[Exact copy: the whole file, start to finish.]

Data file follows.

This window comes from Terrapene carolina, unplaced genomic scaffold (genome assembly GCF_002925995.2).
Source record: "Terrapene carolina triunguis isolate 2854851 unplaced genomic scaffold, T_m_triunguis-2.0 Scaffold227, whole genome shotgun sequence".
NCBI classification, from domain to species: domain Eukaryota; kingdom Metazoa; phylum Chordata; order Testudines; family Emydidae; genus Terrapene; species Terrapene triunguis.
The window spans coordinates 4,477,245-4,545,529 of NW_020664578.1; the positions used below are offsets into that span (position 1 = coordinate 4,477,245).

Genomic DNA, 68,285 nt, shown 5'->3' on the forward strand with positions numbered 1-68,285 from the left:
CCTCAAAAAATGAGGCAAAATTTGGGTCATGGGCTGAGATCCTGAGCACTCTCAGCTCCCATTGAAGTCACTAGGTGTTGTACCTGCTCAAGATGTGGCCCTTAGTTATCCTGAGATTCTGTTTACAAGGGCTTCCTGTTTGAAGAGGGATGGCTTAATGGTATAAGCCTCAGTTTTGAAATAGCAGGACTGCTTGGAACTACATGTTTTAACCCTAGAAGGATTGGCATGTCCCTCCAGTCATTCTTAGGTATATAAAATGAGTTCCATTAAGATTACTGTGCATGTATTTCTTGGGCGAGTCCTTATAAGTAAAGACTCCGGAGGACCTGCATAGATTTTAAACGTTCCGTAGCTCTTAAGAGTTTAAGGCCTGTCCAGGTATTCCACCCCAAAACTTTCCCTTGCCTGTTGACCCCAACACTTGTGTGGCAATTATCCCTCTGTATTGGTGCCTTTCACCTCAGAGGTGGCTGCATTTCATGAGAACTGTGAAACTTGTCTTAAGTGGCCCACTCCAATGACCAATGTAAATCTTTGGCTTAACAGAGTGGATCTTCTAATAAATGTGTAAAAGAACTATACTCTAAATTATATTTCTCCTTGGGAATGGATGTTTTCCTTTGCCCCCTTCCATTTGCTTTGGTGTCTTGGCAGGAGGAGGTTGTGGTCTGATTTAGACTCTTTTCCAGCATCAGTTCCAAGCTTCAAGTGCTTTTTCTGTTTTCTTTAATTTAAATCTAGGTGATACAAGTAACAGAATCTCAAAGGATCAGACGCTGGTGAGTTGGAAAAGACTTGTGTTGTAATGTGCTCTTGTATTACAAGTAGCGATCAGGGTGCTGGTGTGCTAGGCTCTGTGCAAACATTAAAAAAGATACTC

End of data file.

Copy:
This window comes from Terrapene carolina, unplaced genomic scaffold (genome assembly GCF_002925995.2).
Source record: "Terrapene carolina triunguis isolate 2854851 unplaced genomic scaffold, T_m_triunguis-2.0 Scaffold227, whole genome shotgun sequence".
NCBI classification, from domain to species: domain Eukaryota; kingdom Metazoa; phylum Chordata; order Testudines; family Emydidae; genus Terrapene; species Terrapene triunguis.
The window spans coordinates 4,477,245-4,545,529 of NW_020664578.1; the positions used below are offsets into that span (position 1 = coordinate 4,477,245).

Genomic DNA, 68,285 nt, shown 5'->3' on the forward strand with positions numbered 1-68,285 from the left:
CCTCAAAAAATGAGGCAAAATTTGGGTCATGGGCTGAGATCCTGAGCACTCTCAGCTCCCATTGAAGTCACTAGGTGTTGTACCTGCTCAAGATGTGGCCCTTAGTTATCCTGAGATTCTGTTTACAAGGGCTTCCTGTTTGAAGAGGGATGGCTTAATGGTATAAGCCTCAGTTTTGAAATAGCAGGACTGCTTGGAACTACATGTTTTAACCCTAGAAGGATTGGCATGTCCCTCCAGTCATTCTTAGGTATATAAAATGAGTTCCATTAAGATTACTGTGCATGTATTTCTTGGGCGAGTCCTTATAAGTAAAGACTCCGGAGGACCTGCATAGATTTTAAACGTTCCGTAGCTCTTAAGAGTTTAAGGCCTGTCCAGGTATTCCACCCCAAAACTTTCCCTTGCCTGTTGACCCCAACACTTGTGTGGCAATTATCCCTCTGTATTGGTGCCTTTCACCTCAGAGGTGGCTGCATTTCATGAGAACTGTGAAACTTGTCTTAAGTGGCCCACTCCAATGACCAATGTAAATCTTTGGCTTAACAGAGTGGATCTTCTAATAAATGTGTAAAAGAACTATACTCTAAATTATATTTCTCCTTGGGAATGGATGTTTTCCTTTGCCCCCTTCCATTTGCTTTGGTGTCTTGGCAGGAGGAGGTTGTGGTCTGATTTAGACTCTTTTCCAGCATCAGTTCCAAGCTTCAAGTGCTTTTTCTGTTTTCTTTAATTTAAATCTAGGTGATACAAGTAACAGAATCTCAAAGGATCAGACGCTGGTGAGTTGGAAAAGACTTGTGTTGTAATGTGCTCTTGTATTACAAGTAGCGATCAGGGTGCTGGTGTGCTAGGCTCTGTGCAAACATTAAAAAAGATACTC